Japan's Industrial Competitiveness and the Technological Capabilities of the Leading Japanese Firms

JOHN CANTWELL

NATIONAL SYSTEMS OF INNOVATION AND CHANGES IN TECHNOLOGICAL LEADERSHIP

In an influential recent book Mokyr1 set out the case for what he termed "Cardwell's Law," based on an interpretation of Cardwell.2 This Law proposes that highly technologically creative societies only remain so for relatively short historical periods. At some stage the momentum that gathers behind technological advance becomes exhausted. In Mokyr's judgment, the Law has the status of an observed empirical regularity. Technological leadership changes from time to time, moving from one society to another. In recent history, technological leadership has passed from Britain to the United States, and in very recent times it has switched from the United States to Japan.

A complementary perspective on these occasional changes in technological leadership has been provided by Schumpeterian economists such as Freeman and Perez.3 Schumpeter had held that long waves of economic development are initiated by pervasive new technologies that have an impact

1  

J. Mokyr, The Lever of Riches: Technological Creativity and Economic Progress (Oxford: Oxford University Press, 1990).

2  

D.S.L. Cardwell, Turning Points in Western Technology (New York: Neale Watson Science History Publication, 1972).

3  

C. Freeman and C. Perez, "Structural Crises of Adjustment: Business Cycles and Investment Behaviour," in G. Dosi, C. Freeman, R.R. Nelson, G. Silverberg, and L.L.G. Soete, eds., Technical Change and Economic Theory (London: Frances Pinter, 1988).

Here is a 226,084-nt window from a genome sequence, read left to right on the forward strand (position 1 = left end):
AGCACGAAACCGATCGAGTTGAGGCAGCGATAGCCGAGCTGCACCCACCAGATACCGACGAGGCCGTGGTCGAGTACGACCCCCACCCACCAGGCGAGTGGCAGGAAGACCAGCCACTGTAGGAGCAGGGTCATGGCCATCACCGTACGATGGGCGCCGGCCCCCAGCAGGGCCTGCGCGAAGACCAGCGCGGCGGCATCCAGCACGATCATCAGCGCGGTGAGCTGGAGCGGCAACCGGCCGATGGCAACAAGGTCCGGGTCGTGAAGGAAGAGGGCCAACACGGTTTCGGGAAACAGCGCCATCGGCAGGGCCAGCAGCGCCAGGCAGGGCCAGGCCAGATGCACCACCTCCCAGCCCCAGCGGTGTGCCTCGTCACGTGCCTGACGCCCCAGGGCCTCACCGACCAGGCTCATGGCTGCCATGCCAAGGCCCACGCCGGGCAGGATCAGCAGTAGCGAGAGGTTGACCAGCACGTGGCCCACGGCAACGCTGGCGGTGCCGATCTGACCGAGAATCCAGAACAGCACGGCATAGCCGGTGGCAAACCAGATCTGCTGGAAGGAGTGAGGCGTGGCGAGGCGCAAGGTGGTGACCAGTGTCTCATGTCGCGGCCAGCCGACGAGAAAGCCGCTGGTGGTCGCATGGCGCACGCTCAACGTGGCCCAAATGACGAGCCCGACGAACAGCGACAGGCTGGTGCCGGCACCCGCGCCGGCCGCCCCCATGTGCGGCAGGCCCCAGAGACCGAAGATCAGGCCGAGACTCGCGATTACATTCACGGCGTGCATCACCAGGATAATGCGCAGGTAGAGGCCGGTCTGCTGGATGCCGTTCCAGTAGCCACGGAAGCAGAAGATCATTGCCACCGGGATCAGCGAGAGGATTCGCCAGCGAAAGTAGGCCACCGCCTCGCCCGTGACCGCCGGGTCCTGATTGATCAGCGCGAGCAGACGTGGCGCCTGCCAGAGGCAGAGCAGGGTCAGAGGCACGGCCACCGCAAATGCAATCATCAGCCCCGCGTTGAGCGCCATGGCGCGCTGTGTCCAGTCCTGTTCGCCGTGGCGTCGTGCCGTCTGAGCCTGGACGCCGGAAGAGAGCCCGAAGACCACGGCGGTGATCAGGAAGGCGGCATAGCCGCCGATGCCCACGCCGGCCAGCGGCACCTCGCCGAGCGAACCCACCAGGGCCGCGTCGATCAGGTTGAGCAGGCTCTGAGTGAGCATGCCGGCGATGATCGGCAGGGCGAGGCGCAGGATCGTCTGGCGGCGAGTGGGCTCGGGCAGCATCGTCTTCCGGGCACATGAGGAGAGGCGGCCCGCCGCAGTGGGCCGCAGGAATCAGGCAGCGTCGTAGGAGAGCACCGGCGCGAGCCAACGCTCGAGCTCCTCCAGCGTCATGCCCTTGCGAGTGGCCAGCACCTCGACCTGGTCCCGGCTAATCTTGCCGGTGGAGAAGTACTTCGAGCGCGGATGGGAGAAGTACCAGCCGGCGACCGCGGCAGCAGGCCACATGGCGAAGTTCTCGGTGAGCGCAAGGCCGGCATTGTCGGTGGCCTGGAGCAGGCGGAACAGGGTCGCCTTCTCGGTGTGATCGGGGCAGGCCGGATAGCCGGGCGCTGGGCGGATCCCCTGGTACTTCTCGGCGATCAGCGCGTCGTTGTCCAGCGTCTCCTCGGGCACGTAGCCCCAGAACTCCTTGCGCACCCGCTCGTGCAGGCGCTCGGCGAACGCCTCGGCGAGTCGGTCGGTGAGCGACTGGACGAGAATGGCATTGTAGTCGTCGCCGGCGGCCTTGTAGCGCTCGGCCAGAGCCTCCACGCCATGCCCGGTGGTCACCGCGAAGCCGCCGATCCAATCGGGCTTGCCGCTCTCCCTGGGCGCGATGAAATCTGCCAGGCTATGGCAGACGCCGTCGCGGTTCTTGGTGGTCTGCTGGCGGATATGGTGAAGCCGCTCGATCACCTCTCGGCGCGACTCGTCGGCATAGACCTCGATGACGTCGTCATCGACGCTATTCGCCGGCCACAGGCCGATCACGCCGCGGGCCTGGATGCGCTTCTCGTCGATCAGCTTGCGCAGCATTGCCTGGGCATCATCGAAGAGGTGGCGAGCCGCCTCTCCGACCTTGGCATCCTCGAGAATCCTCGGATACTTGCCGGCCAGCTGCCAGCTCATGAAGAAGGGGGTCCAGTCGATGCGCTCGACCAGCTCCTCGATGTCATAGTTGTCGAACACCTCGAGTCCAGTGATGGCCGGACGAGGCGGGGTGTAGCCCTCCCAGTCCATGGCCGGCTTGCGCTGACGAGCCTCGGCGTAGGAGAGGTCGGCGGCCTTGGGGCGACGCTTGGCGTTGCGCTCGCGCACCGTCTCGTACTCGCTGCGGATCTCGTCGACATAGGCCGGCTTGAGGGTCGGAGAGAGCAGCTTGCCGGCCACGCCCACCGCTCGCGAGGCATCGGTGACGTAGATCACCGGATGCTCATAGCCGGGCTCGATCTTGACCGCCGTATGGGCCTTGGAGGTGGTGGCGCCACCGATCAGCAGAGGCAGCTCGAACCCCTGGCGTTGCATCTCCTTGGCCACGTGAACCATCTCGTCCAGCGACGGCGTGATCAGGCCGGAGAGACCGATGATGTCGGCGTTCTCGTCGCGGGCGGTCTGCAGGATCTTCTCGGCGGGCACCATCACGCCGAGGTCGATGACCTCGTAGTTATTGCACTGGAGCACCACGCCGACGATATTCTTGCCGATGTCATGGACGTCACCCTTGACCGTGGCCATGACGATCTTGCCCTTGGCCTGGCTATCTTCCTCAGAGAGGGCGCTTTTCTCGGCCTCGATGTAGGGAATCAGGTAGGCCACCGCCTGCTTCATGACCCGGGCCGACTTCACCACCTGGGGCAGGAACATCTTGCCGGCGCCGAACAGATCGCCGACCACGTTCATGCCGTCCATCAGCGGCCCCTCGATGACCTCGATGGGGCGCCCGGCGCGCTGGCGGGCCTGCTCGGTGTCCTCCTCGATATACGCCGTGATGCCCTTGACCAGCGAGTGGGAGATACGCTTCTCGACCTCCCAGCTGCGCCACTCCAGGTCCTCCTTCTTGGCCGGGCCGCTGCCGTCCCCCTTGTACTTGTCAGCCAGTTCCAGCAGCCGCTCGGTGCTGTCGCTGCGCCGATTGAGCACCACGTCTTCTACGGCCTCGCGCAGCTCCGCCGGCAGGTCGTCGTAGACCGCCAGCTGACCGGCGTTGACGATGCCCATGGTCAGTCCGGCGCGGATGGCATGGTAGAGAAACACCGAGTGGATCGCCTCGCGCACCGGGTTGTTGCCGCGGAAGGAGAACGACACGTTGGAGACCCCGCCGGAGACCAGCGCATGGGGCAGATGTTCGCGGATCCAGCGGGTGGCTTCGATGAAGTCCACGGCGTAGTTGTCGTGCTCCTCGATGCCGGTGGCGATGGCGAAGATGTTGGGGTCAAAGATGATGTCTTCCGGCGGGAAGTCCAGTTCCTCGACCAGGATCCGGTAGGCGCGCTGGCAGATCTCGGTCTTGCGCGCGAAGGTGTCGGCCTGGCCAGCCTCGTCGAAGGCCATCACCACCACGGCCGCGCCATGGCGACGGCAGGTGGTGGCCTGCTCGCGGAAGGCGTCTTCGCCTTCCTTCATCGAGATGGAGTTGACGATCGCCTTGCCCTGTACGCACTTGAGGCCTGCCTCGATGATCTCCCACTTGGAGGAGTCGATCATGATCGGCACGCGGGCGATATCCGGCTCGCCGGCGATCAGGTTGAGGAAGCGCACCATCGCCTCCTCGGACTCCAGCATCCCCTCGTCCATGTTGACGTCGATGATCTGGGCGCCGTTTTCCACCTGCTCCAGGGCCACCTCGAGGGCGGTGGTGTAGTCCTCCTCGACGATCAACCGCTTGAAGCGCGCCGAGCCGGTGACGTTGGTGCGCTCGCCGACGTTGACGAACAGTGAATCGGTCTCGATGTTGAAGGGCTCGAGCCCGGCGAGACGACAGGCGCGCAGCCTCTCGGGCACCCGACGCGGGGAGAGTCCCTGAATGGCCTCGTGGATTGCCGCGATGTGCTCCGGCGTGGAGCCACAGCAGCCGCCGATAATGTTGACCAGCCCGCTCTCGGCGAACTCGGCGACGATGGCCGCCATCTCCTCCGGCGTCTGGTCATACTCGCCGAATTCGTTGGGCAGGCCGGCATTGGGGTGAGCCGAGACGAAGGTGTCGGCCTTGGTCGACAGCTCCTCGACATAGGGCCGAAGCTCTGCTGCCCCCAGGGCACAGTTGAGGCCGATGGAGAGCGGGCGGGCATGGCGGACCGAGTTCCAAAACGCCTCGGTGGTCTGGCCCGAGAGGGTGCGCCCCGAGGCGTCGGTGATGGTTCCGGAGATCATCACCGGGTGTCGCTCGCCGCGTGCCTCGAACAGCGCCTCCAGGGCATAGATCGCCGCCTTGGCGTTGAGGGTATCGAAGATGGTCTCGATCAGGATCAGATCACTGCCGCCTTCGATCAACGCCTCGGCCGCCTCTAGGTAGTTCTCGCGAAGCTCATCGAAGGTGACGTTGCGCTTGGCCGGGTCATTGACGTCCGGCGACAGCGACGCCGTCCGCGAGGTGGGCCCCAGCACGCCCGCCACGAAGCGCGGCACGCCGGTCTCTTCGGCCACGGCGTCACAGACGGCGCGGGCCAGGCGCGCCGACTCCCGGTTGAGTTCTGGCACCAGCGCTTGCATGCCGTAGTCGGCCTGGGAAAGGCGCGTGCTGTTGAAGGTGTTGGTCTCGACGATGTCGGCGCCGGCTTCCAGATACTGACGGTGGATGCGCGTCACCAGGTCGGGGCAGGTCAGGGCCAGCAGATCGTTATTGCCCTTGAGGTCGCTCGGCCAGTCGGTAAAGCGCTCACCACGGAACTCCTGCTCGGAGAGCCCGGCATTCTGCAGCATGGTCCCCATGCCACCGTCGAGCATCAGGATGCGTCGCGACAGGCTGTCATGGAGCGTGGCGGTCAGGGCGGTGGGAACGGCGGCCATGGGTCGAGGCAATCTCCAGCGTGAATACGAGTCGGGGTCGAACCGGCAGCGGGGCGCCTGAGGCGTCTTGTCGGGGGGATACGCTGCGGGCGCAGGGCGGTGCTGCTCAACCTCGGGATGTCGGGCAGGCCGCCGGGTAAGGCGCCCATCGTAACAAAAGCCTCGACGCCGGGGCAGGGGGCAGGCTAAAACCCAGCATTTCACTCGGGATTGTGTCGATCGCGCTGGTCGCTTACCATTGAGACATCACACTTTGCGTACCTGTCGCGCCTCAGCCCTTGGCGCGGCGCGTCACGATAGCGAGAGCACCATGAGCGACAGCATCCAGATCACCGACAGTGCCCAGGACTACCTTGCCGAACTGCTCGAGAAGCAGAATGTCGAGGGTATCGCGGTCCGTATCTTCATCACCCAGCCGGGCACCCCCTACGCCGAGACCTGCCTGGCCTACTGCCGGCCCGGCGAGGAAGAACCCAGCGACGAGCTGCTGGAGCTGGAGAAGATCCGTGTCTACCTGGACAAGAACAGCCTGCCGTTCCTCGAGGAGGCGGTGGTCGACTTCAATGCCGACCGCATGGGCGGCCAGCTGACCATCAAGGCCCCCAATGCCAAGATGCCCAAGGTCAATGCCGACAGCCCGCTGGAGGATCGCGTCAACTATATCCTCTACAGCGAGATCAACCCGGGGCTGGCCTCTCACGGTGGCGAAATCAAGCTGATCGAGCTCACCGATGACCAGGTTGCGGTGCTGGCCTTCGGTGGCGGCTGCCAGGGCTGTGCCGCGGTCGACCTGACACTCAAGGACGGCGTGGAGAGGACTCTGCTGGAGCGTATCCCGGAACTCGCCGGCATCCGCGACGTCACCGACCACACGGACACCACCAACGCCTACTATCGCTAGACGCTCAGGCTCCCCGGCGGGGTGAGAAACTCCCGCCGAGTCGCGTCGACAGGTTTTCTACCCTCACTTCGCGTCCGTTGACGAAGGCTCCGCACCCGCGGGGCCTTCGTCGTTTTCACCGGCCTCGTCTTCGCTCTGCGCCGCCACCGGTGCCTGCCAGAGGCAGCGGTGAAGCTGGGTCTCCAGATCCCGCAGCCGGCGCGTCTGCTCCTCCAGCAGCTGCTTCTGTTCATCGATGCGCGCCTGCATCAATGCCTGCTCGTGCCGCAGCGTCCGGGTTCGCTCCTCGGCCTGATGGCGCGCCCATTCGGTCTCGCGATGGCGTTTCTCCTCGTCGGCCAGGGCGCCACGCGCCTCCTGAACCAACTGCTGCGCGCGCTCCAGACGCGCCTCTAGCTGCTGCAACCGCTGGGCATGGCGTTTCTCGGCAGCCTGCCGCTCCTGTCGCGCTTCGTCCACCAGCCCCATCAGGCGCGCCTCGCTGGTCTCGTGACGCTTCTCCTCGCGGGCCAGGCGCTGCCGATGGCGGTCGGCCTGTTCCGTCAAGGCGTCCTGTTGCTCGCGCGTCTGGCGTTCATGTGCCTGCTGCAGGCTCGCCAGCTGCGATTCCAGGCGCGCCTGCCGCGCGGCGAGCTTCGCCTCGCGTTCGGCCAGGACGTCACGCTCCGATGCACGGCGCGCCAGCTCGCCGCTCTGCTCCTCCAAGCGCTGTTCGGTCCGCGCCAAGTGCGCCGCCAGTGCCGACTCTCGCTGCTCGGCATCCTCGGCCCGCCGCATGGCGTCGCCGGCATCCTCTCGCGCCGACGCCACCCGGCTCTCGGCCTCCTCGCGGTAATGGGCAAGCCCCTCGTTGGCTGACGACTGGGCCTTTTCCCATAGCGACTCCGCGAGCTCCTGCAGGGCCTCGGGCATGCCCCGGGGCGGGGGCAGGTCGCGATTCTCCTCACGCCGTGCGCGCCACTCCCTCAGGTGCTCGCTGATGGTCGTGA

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Japan's Growing Technological Capability: Implications for the U.S. Economy Japan's Industrial Competitiveness and the Technological Capabilities of the Leading Japanese Firms JOHN CANTWELL NATIONAL SYSTEMS OF INNOVATION AND CHANGES IN TECHNOLOGICAL LEADERSHIP In an influential recent book Mokyr1 set out the case for what he termed "Cardwell's Law," based on an interpretation of Cardwell.2 This Law proposes that highly technologically creative societies only remain so for relatively short historical periods. At some stage the momentum that gathers behind technological advance becomes exhausted. In Mokyr's judgment, the Law has the status of an observed empirical regularity. Technological leadership changes from time to time, moving from one society to another. In recent history, technological leadership has passed from Britain to the United States, and in very recent times it has switched from the United States to Japan. A complementary perspective on these occasional changes in technological leadership has been provided by Schumpeterian economists such as Freeman and Perez.3 Schumpeter had held that long waves of economic development are initiated by pervasive new technologies that have an impact 1   J. Mokyr, The Lever of Riches: Technological Creativity and Economic Progress (Oxford: Oxford University Press, 1990). 2   D.S.L. Cardwell, Turning Points in Western Technology (New York: Neale Watson Science History Publication, 1972). 3   C. Freeman and C. Perez, "Structural Crises of Adjustment: Business Cycles and Investment Behaviour," in G. Dosi, C. Freeman, R.R. Nelson, G. Silverberg, and L.L.G. Soete, eds., Technical Change and Economic Theory (London: Frances Pinter, 1988).